Every year the village has a scarecrow festival and bassetlaw against fracking was present to spread the word about the live planning application that’s got the go ahead for the vertical borehole to test for shale gas at the end of this year.
It is estimated that exploring will begin nearer the end of this year for various reasons. I am a local resident of Scrooby and live next to the Great North road with my partner and young daughter we frequently experience clouds of dust from the gravel pit, it is especially bad due to the dry season. I am worried that in Blyth the residents will be subjected to this if the planning moves through to a full fracking operation.
It would be worse for Blyth as the dust particles could be contaminated with around 600 chemicals which are used in the fracking fluid, including known carcinogens and toxins such as lead, benzene, uranium, radium, methanol, mercury, hydrochloric acid, ethylene glycol and formaldehyde. 10,000 feet into the ground the fracking fluid is injected through a drilled pipeline.
I am extremely worried for the children at the school in Blyth St mary and St martins, as the waste fluid left over from the fracking process is left in open-air pits to evaporate, which releases dangerous volatile organic compounds (VOCs) into the atmosphere, creating contaminated air, acid rain and ground-level ozone for the children to be exposed to diesel particulate matter, hydrogen sulfide and volatile hydrocarbons can lead to a number of serious health problems, including asthma, headaches, high blood pressure, anemia, heart attacks and cancer.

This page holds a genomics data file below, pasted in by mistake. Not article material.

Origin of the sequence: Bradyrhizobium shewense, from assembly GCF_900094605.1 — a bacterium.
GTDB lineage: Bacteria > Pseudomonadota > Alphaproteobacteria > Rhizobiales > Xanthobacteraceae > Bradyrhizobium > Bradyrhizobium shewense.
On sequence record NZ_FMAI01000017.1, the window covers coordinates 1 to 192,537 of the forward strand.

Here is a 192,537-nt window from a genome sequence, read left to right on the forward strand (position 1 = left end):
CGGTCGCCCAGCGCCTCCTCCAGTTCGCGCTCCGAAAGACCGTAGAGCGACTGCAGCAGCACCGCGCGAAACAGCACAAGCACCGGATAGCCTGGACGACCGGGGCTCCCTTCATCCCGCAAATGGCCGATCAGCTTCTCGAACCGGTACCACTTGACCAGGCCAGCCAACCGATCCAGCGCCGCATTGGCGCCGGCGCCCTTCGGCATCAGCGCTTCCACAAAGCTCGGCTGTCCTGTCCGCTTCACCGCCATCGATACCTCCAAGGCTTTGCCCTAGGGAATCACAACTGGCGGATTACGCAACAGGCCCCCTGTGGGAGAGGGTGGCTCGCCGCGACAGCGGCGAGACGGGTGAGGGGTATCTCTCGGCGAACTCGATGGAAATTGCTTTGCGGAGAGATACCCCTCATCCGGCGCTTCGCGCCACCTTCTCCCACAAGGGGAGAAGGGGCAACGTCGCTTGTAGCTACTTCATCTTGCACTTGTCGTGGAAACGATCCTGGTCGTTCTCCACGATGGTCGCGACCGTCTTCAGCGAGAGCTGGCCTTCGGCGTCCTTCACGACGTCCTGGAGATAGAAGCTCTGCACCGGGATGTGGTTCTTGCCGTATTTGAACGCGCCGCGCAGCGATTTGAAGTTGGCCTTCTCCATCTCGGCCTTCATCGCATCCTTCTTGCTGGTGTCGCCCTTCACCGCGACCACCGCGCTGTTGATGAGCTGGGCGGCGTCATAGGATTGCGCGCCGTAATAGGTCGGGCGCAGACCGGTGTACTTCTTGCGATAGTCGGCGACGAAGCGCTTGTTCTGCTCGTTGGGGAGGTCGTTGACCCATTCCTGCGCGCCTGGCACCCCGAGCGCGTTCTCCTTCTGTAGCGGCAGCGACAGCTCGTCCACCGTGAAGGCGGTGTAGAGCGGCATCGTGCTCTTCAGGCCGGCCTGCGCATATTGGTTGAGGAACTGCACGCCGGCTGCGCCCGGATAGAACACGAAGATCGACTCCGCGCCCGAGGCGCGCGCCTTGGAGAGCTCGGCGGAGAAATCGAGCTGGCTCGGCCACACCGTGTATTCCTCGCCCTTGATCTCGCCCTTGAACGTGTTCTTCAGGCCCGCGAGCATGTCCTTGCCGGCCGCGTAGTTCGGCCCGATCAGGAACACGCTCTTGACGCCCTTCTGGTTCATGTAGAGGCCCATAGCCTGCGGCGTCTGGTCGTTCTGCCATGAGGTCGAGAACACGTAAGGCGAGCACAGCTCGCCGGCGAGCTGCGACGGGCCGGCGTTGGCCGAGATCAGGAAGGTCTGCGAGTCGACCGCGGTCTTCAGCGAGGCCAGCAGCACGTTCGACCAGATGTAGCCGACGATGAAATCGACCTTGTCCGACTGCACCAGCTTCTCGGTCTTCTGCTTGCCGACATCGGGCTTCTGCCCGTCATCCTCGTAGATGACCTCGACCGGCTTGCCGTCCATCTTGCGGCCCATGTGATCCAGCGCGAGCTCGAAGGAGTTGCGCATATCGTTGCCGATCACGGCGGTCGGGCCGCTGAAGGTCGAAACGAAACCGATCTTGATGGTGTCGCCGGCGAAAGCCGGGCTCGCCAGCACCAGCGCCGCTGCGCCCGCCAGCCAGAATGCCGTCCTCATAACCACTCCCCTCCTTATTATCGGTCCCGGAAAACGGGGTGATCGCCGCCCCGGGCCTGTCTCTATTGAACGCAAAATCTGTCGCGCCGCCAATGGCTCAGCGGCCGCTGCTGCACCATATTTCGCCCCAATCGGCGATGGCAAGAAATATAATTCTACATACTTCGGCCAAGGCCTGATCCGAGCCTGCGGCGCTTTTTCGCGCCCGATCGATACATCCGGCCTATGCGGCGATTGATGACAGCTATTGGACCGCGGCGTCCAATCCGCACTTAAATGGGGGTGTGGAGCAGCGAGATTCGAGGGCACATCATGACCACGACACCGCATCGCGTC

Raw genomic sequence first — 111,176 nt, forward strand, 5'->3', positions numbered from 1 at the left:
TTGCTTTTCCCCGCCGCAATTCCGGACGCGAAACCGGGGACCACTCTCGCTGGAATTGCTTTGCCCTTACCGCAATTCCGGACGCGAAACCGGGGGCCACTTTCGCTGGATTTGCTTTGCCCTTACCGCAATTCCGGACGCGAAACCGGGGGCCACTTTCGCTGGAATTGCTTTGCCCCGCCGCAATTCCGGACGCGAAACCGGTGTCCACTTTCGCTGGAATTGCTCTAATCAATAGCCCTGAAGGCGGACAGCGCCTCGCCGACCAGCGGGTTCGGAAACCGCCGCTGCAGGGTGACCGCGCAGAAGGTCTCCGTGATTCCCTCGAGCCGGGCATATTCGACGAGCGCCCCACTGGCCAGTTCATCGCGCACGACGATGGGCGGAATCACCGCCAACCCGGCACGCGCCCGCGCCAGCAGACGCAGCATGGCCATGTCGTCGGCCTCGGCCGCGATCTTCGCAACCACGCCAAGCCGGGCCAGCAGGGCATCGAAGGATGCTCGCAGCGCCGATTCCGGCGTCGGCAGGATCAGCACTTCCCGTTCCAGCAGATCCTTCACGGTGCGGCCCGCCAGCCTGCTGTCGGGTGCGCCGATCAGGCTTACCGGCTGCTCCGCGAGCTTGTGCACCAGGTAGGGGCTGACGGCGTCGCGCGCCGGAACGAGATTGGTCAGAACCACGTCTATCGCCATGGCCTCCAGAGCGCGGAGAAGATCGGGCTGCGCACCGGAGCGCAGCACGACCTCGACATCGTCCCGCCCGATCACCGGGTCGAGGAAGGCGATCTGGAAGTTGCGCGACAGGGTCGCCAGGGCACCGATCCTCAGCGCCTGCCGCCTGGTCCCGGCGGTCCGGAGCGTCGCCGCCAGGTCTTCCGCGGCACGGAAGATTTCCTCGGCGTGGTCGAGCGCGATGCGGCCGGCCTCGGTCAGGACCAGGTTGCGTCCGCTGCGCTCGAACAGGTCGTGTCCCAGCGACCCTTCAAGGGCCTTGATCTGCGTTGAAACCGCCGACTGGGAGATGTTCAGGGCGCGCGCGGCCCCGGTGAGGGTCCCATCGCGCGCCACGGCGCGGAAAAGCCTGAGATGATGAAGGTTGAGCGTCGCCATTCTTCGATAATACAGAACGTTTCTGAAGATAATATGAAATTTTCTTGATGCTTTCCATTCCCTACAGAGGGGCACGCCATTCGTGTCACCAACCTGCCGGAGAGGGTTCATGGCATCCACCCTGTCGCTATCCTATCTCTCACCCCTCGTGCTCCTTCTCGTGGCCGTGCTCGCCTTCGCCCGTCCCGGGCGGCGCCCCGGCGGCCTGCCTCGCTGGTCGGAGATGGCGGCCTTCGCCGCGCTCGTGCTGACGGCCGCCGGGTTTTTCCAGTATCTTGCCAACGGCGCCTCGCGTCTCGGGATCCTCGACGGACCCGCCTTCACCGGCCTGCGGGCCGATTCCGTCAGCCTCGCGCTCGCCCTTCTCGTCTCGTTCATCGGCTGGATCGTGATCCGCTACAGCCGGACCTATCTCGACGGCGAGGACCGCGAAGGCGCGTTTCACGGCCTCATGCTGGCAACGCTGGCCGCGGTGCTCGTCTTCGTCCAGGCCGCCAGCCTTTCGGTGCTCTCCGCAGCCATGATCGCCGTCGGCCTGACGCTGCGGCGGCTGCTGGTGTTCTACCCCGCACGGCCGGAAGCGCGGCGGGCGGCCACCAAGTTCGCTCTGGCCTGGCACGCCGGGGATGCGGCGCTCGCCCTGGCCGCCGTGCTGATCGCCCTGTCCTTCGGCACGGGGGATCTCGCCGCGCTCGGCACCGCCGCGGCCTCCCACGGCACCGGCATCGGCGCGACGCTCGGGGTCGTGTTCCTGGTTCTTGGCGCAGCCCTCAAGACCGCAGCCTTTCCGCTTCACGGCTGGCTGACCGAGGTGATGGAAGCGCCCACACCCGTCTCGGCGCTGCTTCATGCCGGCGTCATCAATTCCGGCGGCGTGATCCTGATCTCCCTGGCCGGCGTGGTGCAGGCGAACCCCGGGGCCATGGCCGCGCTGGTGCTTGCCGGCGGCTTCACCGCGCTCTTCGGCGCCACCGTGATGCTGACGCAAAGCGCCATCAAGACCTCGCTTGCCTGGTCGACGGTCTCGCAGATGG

It can also have a damaging effect on immune and reproductive systems, as well as fetal and child development. A 2014 study conducted by the Colorado Department of Environmental and Occupational Health found that mothers who live near fracking sites are 30 percent more likely to have babies with congenital heart defects.
Research from Cornell University indicates an increased prevalence of low birth weight and reduced APGAR scores in infants born to mothers living near fracking sites in Pennsylvania. And in Wyoming’s Sublette County, the fracking boom has been linked to dangerous spikes in ozone concentrations. A study led by the state’s Department of Health found that these ozone spikes are associated with increased outpatient clinic visits for respiratory problems.
With that said at this point in time I believe we should be worried about the safety of our children having no designated crossing outside the school to cross the road and no lollypop lady and if this isnt bad enough the increase of diesel emissions from the tanks coming and going from the site rattling down
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